Face recognition has been around since the 60s but did not really gain the public’s attention until several years later. As we mentioned in an earlier article, face recognition technology first truly got public notice after it was used at Super Bowl XXXV in the United States. Police and other law enforcement agencies used the software at that time to scan the crowds at that famous football game for known suspect, criminals, or terrorists. In 2002, the prediction that face recognition would be used in targeted advertising was released in a movie called Minority Report. In that film, it was predicted that this would be a reality in the year 2054. But we are in 2019, and it is already here. What are face recognition and its application in advertising? Let’s take a look.
Face Recognition Isn’t Just for Faces Anymore
At one time, when we thought of facial recognition, we pictured technology that could simply help us identify people by scanning their faces and comparing those faces to images in a database. While this is the gist of what facial recognition was built on, the technology is not just for faces anymore. Face recognition systems can actually be used to detect a person’s mood, and this can be used to pinpoint exactly which products and services that person is likely to spend his or her money on. How exactly does this work?
Ads Can Be Tailored to Emotions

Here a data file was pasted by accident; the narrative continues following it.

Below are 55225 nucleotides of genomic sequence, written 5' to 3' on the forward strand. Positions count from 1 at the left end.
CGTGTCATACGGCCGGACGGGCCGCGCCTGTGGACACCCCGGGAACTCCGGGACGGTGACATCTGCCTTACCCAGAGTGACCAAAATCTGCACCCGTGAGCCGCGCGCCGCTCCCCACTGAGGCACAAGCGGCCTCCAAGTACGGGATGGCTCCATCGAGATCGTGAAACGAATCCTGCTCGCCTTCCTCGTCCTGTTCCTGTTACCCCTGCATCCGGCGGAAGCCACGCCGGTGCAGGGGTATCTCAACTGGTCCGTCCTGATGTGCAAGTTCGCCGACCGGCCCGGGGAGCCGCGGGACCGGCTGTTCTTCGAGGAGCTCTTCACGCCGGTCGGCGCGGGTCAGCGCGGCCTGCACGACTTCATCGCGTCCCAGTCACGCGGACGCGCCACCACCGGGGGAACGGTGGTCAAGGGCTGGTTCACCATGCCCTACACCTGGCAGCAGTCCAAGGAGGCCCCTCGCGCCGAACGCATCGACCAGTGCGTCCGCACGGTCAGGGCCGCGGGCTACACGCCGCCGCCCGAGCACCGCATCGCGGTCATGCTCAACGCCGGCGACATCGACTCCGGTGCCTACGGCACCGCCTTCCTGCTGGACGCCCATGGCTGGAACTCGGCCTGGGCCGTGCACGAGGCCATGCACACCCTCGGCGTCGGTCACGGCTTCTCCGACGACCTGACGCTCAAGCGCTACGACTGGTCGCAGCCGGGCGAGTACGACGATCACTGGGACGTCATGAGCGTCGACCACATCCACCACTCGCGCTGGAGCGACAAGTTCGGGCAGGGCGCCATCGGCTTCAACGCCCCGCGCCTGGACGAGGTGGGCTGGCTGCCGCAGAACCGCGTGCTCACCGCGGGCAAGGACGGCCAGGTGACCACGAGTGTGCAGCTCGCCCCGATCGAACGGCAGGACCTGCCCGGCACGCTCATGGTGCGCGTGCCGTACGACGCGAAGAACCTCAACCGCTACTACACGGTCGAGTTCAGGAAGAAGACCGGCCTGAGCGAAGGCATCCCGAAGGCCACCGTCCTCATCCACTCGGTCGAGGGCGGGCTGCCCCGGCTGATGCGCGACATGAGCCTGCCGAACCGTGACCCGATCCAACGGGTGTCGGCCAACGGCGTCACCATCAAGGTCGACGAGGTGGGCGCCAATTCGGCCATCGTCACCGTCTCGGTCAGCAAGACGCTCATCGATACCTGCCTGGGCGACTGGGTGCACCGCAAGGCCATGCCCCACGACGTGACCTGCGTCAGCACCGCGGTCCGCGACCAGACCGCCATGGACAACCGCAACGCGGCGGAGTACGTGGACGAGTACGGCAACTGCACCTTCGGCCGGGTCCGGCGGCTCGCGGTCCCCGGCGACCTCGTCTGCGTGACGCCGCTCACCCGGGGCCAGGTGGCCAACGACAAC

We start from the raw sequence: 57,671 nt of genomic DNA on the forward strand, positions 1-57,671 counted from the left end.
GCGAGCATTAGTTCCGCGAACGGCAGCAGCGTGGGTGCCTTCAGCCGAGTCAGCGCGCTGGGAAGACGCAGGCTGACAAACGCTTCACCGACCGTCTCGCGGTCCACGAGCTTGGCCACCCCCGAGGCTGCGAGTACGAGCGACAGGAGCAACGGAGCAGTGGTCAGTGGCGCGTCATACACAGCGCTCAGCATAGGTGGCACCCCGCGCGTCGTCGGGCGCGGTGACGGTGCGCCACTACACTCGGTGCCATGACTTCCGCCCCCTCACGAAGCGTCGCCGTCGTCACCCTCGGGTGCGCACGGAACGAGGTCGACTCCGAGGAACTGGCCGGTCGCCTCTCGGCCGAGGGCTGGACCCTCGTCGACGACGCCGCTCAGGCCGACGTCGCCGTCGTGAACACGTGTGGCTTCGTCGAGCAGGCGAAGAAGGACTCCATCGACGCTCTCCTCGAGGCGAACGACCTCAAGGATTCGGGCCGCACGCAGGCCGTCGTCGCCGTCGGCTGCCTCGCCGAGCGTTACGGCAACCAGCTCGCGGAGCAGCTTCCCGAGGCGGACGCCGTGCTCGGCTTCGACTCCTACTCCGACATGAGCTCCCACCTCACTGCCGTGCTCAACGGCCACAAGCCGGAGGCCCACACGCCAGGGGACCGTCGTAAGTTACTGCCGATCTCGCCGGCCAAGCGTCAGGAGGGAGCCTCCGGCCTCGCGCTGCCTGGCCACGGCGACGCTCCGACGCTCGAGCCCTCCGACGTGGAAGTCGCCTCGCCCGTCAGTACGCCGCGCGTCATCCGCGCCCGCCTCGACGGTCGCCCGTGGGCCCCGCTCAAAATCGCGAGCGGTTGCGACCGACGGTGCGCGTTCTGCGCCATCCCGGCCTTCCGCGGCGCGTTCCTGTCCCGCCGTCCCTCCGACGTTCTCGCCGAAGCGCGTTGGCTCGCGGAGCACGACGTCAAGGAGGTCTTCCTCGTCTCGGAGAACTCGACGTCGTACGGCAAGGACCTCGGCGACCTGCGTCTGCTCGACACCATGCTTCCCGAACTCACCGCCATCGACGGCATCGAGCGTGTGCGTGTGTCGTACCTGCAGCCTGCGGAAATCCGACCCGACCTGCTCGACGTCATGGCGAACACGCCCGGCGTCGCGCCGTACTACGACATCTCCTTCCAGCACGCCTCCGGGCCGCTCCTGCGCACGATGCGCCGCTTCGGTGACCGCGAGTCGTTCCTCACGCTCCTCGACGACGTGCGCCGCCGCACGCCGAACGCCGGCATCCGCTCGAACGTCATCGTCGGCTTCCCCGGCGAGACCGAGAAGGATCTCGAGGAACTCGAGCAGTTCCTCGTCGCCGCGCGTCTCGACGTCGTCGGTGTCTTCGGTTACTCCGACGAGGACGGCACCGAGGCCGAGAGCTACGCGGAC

According to an article in Medium, “when you hear facial recognition, you shouldn’t just think identification – that’s the difficult part. You should, more importantly, picture a mood detection system. Your face is a very good indicator of your emotions which allows advertisers to better tailor their ads.” Apps on a smartphone can actually use that phone’s front-facing camera to track the emotional expressions of a person’s face when they are scrolling Facebook. This can tell an advertiser much more about which of their ads have been successful than any traditional method of ad tracking.
It Could Do Even More
Face recognition on Google could also keep track of your facial movements when you see different ads, read articles, look at social media, etc. It can even watch your face as you type messages to your friends or comments on social media. In turn, the marketer learns how each ad is affecting you, and which ads are more likely to bring an emotional response that will lead to your purchase of their product or service. This could also be implemented into television screens, movie screens, and more.
It is Already in Use by Large Companies
Sound a bit far-fetched? These emotional analytics are used by a startup that is based in London. Realeyes, as it is called, uses webcams to measure a person’s subconscious responses to different video content. This company already has major corporations as clients, such as Disney, Samsung, McDonald’s, IKEA, Heineken, Ford, and Coca-Cola. The face recognition software it uses can detect 6 universal emotional states that work for almost any culture. Those states, according to Medium, are confusion, fear, disgust, sadness, surprise, and happiness.
That is just a bit about how face recognition is being used in advertising. Next week, we will explore more ways that this technology could bring marketing into a whole new era.